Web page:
We are here to encourage the development of gifted young singers and to stimulate the growth of New York City's invaluable chamber opera companies. But we will not neglect the Metropolitan Opera either. Get ready for bouquets and brickbats.

Sunday, January 18, 2015


Brian Zeger and Susan Graham

As far as song recitals go, Susan Graham has everything one would wish for in a performer--stage presence, communicative skills, understanding of the text, linguistic perfection, a gorgeous instrument, a sensitive partnership with her collaborative pianist (the eminent Brian Zeger) and that something extra that makes people adore her.

Her performance at the conclusion of the Marilyn Horne Song Celebration at Zankel Hall seemed to be a lesson for prospective lieder singers and a superlative way to honor Ms. Horne, whose contributions to the world of song is legendary.  Significantly she has mastered the rare art of making French comprehensible.  We wish we could say the same for the other singers on the program.

Alfred Bachelet's "Chère nuit" was given a rapturous and romantic reading, as was "Quand je fus pris au pavillon" by Bachelet's contemporary Reynaldo Hahn.  Poulenc came along at a later period and his waltz "Les chemins de l'amour" filled us with nostalgia for our own sacred memories.  As encore, Ms. Graham and Mr. Zeger offered another Poulenc song of a more surrealistic nature--the well known languorous "Violon".

Of the rest of the program, we feel obligated to point out that it was not as celebratory as we had hoped.  Glamorous mezzo-soprano Cecelia Hall made some fine music in Arnold Schoenberg's Vier Lieder, Op.2 with its many references to natural elements and colors--poet Richard Dehmel must have been very fond of gold and green, red and blue.  Ms. Hall has a fine stage presence and a fine instrument that sounds rather soprano-y for the most part.  

Her German was excellent but her French diction in Ravel's Cinq mélodies populaires grecques fell short.  A native born French speaker of my acquaintance shared the same opinion.  The words to these charming folk songs deserve to be understood! The melodies nonetheless came through with charm to spare.  Renate Rohlfing's accompaniment was marked by a delightfully soft touch.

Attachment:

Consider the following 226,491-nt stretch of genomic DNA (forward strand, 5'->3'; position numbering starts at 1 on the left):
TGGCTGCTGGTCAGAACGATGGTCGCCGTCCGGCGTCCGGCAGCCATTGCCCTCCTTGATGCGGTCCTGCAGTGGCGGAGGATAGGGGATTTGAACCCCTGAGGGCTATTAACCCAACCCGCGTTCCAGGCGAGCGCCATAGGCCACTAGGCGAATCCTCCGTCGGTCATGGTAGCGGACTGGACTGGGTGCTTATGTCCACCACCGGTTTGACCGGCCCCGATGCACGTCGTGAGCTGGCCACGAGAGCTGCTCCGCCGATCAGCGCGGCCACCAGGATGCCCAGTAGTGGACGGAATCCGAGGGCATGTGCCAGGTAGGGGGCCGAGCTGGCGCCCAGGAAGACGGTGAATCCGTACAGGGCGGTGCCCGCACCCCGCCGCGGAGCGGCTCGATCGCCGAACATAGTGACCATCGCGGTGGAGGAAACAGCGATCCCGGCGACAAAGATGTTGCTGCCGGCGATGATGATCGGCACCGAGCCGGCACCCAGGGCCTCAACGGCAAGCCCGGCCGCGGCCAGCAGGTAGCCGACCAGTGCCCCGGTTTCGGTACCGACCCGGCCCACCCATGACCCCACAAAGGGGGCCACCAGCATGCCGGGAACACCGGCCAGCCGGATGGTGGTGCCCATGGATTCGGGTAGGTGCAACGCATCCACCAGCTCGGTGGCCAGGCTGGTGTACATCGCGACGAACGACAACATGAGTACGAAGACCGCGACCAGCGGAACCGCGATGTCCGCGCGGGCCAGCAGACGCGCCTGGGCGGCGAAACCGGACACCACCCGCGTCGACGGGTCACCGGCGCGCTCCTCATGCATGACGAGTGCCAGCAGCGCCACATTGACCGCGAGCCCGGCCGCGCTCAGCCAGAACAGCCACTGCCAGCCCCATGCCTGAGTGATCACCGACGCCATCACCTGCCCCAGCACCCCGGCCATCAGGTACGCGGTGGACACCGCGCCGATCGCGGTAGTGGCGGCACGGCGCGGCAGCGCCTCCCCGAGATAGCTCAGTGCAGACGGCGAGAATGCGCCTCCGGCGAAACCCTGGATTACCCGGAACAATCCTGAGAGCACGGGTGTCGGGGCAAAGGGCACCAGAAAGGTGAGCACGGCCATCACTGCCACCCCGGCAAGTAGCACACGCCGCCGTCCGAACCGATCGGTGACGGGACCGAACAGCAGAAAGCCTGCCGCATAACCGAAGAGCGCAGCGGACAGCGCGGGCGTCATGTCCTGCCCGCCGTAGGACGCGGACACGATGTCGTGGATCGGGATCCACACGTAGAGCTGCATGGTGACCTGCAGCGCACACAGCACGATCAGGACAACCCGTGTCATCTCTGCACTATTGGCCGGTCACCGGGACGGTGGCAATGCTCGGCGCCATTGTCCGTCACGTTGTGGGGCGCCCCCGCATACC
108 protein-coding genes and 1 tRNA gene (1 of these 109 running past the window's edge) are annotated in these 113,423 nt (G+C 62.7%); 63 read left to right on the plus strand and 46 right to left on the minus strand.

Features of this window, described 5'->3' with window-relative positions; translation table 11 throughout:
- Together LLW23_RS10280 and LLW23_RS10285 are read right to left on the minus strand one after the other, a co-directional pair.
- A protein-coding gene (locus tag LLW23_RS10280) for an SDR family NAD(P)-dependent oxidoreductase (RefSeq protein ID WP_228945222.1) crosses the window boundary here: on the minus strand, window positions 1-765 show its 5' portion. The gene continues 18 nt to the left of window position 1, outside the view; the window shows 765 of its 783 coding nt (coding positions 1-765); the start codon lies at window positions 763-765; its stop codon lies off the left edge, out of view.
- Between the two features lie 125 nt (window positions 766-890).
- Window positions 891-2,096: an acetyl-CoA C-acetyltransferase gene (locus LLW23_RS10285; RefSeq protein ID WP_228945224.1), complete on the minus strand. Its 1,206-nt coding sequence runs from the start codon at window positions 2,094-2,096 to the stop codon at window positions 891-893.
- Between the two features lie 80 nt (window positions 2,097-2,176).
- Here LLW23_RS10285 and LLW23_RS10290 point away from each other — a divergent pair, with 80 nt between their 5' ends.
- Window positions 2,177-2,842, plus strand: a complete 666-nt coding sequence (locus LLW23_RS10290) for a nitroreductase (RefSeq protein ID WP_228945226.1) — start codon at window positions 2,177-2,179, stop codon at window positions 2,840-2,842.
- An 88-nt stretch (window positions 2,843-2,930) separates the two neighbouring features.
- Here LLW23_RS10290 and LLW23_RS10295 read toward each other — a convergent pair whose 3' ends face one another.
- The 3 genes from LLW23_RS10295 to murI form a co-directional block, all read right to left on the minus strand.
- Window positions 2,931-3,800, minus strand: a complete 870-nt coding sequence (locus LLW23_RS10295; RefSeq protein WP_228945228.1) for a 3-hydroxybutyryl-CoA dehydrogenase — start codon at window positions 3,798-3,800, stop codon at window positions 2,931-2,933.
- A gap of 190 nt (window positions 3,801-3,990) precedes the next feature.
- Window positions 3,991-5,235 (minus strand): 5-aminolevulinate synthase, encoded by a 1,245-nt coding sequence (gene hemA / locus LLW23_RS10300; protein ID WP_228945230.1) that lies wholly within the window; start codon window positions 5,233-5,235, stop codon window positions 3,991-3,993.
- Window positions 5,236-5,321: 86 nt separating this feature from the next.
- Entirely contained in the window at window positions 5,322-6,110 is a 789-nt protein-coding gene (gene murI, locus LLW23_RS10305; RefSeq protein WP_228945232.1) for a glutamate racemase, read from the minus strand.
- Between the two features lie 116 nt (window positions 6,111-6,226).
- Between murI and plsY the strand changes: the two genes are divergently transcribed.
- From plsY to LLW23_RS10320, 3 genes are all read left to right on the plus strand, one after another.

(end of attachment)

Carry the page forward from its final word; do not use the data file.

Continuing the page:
A last minute replacement for a singer who was generously "lent out" to the Philharmonic, bass DeAndre Simmons has a marvelously resonant sound.  He and his piano partner, the superb Brent Funderburk, were asked to step in with a program they had already prepared for another engagement.  In the entire Brahms canon, we cannot think of a group of songs we like less than "Vier ernste Gesänge".  To our ears they are painfully preachy and the bible is not what we want to hear quoted in an evening of celebration. Perhaps we are alone in this opinion but that is how we felt.

That being said, Mr. Simmons sang them well with an expressive rich tone and fine German diction.  Mr. Funderburk's piano handled the many scale passages with elegance.  It is obvious that he studied with Mr. Zeger!

Edward Parks has a marvelous baritone that we have enjoyed to the point of fanaticism on prior occasions.  Last night his delivery of selections from Schubert's Schwanengesang did not live up to his earlier performances. Schubert knew he was dying at the time of their composition and the settings of Heine's poetry are tinged with underlying sadness, even when they appear cheerful at first hearing.

We always love the lilting "Das Fischermädchen" and the eerie arpeggios of "Die Stadt"; the music made by pianist Keun-A Lee was extraordinary.  We just wanted a little more color and variety from Mr. Parks, the color and variety he lent to Schubert the last time we heard him.

We got plenty of color and variety from soprano Alison King, accompanied by Peter Walsh, in a selection of songs by Pauline Viardot. This musical polymath should be included in more vocal recitals!  As a singer, she wrote exceptionally well for the voice.  Her Havanaise had some marvelous melodies and exciting rhythm.  

Ms. King sounded a lot better in German than she did in French, mainly because of the diction.  We understood every word of the delightful "Nixe Binsefuss" and she injected an interesting bit of irony in Ms. Viardot's setting of "Das ist ein Schlechtes Wetter" in which Mr. Walsh conveyed the state of the weather in stormy fashion. We prefer the Viardot setting of the Heine text to that of Richard Strauss.

And so the week of celebration came to a successful conclusion with Ms. Graham's stunning appearance.  Lieder lovers come from all over the world for this glorious week of song.  We hope some new converts were made.

© meche kroop

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